How to Win the Blinds

How to Win the Blinds

It’s a common scenario in low limit poker: you’re in one of the blinds, and everyone folds until a player in late position raises. Sometimes the raiser has a good hand, but often they’re just trying to steal the blinds by having the small and big blind fold and win the pot right there. It can happen a lot, especially at a tight table, and if you fold to blind steals with all but your monster hands you’ll be losing more money than you should.

When you defend your blinds against a blind steal, you’re giving your opponents a free card in many cases. Sometimes they’ll have top pair or better, and sometimes they’ll have middle pair or a premium starting hand. If you’re planning to just play your big hands every time, you’ll be losing money in the long run.

The point is, you want to win the blinds by having the best hand pre-flop, or by forcing your opponents to fold by betting strong when you have the best hand. You don’t want to just win by default, so the best way to win is to put your opponents in the position to make a decision for every round of betting.

The first round of betting, called pre-flop, is the easiest. Obviously you have to give up some of the profit for this, since it’s hard to call a pot pre-flop when you’re behind, but it’s still generally easy to call a pre-flop raise. The opposition still has to decide whether to call, raise, or fold, and you simply have to check your hand and act as if you’re uncertain about your own hand.

The second round of betting, called the flop, is when you start getting into the hand strength. By now you should know your opponents very well, and you can beat them very easily if you hit something on the flop. Even if you don’t hit anything, you should bet at this stage, since it’s clear that your opponents will put more money in if they think you have a strong hand. Most people end up calling in this round, so you should bet around half to 3/4 of the pot.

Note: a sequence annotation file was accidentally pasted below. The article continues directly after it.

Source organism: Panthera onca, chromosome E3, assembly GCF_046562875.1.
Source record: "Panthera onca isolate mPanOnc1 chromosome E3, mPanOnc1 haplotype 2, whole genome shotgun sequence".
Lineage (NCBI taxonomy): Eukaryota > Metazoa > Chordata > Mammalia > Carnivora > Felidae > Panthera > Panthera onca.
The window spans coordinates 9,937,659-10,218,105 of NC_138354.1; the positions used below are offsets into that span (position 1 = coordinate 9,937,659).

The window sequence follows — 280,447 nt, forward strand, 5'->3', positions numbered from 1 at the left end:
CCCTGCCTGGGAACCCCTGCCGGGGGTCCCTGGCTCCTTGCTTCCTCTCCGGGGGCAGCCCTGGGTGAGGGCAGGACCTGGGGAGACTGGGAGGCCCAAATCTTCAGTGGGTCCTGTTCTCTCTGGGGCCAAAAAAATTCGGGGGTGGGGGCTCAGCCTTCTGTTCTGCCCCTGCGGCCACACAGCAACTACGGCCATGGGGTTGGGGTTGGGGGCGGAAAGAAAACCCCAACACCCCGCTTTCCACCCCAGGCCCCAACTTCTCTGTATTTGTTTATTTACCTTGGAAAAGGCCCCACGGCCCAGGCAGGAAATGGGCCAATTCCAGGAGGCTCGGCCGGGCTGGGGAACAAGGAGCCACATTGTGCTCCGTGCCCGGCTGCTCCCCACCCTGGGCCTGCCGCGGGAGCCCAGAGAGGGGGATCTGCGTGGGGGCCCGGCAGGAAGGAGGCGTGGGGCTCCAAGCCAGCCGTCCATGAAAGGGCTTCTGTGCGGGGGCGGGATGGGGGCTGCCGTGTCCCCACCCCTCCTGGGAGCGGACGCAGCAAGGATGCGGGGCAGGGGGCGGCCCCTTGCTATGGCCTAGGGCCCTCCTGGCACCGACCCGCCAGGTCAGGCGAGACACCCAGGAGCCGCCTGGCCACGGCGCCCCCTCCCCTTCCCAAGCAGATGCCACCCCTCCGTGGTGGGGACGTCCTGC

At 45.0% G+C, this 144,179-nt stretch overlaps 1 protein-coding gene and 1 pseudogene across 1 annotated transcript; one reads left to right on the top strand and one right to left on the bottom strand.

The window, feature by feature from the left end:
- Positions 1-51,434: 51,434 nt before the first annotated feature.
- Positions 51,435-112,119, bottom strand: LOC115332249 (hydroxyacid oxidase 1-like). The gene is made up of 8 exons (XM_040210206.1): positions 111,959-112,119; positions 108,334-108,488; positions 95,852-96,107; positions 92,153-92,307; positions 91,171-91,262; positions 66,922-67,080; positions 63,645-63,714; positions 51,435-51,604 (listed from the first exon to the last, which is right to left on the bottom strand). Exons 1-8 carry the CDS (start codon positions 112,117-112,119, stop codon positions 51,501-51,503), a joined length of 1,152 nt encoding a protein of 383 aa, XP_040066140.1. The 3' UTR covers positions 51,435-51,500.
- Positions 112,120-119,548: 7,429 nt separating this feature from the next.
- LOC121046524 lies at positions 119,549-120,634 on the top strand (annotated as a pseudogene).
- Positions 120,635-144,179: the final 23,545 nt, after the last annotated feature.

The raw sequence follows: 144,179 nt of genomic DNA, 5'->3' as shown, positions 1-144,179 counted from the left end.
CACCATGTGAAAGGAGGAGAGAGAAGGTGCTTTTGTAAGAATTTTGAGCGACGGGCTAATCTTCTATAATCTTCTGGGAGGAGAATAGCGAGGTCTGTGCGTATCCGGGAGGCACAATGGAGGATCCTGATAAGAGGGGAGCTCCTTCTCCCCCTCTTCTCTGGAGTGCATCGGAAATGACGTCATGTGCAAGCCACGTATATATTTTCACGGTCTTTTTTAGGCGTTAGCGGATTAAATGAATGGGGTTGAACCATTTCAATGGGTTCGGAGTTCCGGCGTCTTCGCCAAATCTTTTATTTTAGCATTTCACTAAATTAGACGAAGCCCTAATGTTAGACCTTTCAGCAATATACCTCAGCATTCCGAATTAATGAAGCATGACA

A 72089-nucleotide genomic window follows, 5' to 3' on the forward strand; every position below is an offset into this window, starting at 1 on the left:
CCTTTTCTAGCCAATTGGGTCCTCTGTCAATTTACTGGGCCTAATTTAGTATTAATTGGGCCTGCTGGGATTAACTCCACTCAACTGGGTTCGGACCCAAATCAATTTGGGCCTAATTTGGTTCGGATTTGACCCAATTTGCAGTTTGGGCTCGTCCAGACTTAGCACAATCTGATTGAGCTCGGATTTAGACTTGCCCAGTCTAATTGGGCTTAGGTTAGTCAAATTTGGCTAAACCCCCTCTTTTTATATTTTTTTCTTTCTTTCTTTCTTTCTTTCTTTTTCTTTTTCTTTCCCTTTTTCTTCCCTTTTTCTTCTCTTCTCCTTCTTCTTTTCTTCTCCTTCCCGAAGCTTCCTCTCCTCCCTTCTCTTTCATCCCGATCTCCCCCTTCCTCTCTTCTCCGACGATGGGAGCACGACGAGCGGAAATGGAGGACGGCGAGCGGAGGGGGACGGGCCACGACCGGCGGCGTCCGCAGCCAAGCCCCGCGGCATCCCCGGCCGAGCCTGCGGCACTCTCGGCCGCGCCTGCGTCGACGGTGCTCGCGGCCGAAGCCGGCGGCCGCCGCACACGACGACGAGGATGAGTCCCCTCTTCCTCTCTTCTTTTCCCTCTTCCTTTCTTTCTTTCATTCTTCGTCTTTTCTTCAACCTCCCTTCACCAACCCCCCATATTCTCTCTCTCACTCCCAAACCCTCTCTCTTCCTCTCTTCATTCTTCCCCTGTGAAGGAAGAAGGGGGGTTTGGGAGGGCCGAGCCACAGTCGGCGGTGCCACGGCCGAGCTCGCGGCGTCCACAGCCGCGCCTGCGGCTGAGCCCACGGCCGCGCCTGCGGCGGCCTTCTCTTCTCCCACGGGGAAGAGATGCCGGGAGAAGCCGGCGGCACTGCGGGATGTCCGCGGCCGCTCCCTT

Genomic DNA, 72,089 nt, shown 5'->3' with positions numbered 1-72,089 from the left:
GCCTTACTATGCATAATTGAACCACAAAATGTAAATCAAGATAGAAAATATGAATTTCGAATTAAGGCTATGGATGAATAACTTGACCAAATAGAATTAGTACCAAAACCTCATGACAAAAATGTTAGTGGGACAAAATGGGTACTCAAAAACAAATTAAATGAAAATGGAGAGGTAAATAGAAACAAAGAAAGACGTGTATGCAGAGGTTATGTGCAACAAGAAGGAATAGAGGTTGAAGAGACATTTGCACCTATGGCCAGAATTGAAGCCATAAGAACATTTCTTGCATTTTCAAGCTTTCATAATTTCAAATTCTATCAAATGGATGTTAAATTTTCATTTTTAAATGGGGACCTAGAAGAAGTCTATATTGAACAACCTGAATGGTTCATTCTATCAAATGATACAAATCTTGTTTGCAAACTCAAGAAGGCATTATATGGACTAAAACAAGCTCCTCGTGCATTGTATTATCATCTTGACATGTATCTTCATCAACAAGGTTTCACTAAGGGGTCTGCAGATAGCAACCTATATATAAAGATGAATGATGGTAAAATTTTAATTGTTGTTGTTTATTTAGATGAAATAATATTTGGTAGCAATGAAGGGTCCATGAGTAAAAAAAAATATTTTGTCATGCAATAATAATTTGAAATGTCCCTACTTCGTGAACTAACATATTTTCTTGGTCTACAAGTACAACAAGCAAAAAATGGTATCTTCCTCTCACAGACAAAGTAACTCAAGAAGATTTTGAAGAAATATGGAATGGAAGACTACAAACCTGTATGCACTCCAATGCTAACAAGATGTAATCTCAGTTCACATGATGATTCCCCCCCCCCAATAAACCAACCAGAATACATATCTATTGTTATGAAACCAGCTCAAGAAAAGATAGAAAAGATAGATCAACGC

Now that you have the general idea of what to do in the second round of betting, it’s time to throw some hands into the mix. The first one is pocket pairs. When you have a pair, you have a very strong hand, and these are the hands that you will want to double up or build a big pot. Double up often with a small raise, or go all in with a very strong hand.

You’ll want to mix up your play a bit in this stage, since aces can be easy to pick, and you more often than not will want to be firing out more raises then routine hands. Against loose aggressive opponents, you will not want to be appearing predictable, so you should change your play at this point often and keep them guessing.

You’ll also want to pull out the big guns from the deck often. With high cards, you can get away with a lot more, so you generally want to be playing more aggressively with big cards, and less aggressively with middle cards. Against loose passives, you may want to play things slower, and be more selective about the hands you play.

When seven cards enter the game, you should really loosen up your play and start playing any two cards if you’re in late position, no matter what your position is in relation to the dominobet. With so many people in the blinds, you will be able to bully someone who would typically fold if they missed the flop. Make moves with purchasing bets, and with raising hands. Don’t be afraid to put your money in the middle of the pot if you think you’ve got the best hand.

As the blinds go up, and with everyone else being tight, sixth sense your opponents will be adjusting and playing back at you with all kinds of hands. That’s when you really have to pick your spots and opponents to take down big pots. sixth sense entails that you take chances when you are likely to lose, rather than the opposite.